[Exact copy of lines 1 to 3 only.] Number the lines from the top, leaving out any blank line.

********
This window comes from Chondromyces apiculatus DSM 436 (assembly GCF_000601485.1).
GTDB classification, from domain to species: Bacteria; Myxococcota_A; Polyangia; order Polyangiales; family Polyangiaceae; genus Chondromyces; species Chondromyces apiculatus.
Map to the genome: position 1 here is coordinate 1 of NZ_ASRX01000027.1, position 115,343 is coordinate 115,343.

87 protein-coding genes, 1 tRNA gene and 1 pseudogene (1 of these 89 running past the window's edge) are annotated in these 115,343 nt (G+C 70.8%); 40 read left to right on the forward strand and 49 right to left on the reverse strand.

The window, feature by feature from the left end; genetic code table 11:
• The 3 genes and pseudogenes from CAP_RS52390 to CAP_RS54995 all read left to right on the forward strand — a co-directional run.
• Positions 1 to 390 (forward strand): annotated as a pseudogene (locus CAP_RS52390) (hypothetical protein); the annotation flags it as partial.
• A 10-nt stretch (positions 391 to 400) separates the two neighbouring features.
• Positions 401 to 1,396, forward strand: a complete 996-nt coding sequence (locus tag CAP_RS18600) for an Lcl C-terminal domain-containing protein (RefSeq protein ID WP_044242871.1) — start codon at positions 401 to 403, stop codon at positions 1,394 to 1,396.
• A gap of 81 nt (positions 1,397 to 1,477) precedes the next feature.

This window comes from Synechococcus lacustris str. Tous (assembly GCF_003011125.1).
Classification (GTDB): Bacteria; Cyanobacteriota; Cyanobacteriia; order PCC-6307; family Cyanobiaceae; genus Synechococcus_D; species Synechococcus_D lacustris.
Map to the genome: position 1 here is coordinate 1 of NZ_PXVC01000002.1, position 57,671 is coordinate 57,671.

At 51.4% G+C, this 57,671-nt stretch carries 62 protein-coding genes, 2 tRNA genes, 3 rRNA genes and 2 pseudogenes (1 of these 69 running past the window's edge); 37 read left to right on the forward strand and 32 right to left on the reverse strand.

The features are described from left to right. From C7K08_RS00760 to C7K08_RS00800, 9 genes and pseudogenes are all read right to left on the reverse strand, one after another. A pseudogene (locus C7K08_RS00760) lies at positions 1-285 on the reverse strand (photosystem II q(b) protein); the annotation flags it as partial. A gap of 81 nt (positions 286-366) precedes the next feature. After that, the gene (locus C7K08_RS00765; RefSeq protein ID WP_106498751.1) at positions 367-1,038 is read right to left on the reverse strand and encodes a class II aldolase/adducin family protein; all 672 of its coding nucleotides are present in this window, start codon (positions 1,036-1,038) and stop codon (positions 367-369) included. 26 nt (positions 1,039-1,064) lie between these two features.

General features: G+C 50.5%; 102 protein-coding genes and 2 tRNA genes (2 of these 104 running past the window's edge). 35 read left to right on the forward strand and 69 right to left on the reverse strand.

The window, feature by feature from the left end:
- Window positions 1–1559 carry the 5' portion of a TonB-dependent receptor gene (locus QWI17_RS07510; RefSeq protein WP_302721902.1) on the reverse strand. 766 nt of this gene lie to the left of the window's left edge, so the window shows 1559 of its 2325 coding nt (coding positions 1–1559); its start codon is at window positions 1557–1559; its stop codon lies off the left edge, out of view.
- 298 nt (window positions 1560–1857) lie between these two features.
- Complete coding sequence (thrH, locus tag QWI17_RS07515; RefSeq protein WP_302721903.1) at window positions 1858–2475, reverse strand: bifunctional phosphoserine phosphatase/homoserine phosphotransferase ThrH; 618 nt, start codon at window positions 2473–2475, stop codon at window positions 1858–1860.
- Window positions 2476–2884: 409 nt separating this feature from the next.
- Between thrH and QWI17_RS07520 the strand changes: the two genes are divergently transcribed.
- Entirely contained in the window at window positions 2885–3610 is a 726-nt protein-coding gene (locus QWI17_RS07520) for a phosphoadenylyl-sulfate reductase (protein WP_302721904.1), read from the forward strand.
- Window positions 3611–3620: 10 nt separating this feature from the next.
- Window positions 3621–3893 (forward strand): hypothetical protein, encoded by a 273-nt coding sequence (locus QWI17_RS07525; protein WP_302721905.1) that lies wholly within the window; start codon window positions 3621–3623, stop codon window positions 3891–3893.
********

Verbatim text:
This window comes from Chondromyces apiculatus DSM 436 (assembly GCF_000601485.1).
GTDB classification, from domain to species: Bacteria; Myxococcota_A; Polyangia; order Polyangiales; family Polyangiaceae; genus Chondromyces; species Chondromyces apiculatus.
Map to the genome: position 1 here is coordinate 1 of NZ_ASRX01000027.1, position 115,343 is coordinate 115,343.